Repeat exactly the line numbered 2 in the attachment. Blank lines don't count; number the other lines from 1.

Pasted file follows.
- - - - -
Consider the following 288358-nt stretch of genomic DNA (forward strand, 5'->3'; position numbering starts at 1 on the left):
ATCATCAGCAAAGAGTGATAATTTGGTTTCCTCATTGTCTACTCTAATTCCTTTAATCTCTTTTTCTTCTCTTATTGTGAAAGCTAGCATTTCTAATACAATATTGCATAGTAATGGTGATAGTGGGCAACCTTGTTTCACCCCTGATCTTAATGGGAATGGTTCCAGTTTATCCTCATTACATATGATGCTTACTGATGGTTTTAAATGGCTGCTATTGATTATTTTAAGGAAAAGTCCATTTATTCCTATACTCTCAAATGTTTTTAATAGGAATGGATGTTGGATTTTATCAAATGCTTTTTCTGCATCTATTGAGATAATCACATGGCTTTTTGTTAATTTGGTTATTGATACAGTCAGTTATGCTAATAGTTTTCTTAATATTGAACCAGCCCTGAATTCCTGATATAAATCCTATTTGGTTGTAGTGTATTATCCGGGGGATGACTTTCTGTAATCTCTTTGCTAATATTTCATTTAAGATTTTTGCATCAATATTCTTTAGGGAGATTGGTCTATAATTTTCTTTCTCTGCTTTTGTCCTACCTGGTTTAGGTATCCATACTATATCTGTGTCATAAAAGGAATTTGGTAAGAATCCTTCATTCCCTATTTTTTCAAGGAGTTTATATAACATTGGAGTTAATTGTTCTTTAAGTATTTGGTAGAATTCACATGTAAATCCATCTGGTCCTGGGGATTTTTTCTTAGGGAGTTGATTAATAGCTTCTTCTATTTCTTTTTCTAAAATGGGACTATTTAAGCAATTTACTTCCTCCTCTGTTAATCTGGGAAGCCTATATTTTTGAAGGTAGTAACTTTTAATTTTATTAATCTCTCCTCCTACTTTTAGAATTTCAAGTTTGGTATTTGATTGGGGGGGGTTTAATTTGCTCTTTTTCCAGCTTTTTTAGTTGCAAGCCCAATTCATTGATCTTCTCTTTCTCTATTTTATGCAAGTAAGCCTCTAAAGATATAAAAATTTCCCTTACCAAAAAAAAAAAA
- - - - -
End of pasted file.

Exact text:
ATCATCAGCAAAGAGTGATAATTTGGTTTCCTCATTGTCTACTCTAATTCCTTTAATCTCTTTTTCTTCTCTTATTGTGAAAGCTAGCATTTCTAATACAATATTGCATAGTAATGGTGATAGTGGGCAACCTTGTTTCACCCCTGATCTTAATGGGAATGGTTCCAGTTTATCCTCATTACATATGATGCTTACTGATGGTTTTAAATGGCTGCTATTGATTATTTTAAGGAAAAGTCCATTTATTCCTATACTCTCAAATGTTTTTAATAGGAATGGATGTTGGATTTTATCAAATGCTTTTTCTGCATCTATTGAGATAATCACATGGCTTTTTGTTAATTTGGTTATTGATACAGTCAGTTATGCTAATAGTTTTCTTAATATTGAACCAGCCCTGAATTCCTGATATAAATCCTATTTGGTTGTAGTGTATTATCCGGGGGATGACTTTCTGTAATCTCTTTGCTAATATTTCATTTAAGATTTTTGCATCAATATTCTTTAGGGAGATTGGTCTATAATTTTCTTTCTCTGCTTTTGTCCTACCTGGTTTAGGTATCCATACTATATCTGTGTCATAAAAGGAATTTGGTAAGAATCCTTCATTCCCTATTTTTTCAAGGAGTTTATATAACATTGGAGTTAATTGTTCTTTAAGTATTTGGTAGAATTCACATGTAAATCCATCTGGTCCTGGGGATTTTTTCTTAGGGAGTTGATTAATAGCTTCTTCTATTTCTTTTTCTAAAATGGGACTATTTAAGCAATTTACTTCCTCCTCTGTTAATCTGGGAAGCCTATATTTTTGAAGGTAGTAACTTTTAATTTTATTAATCTCTCCTCCTACTTTTAGAATTTCAAGTTTGGTATTTGATTGGGGGGGGTTTAATTTGCTCTTTTTCCAGCTTTTTTAGTTGCAAGCCCAATTCATTGATCTTCTCTTTCTCTATTTTATGCAAGTAAGCCTCTAAAGATATAAAAATTTCCCTTACCAAAAAAAAAAAA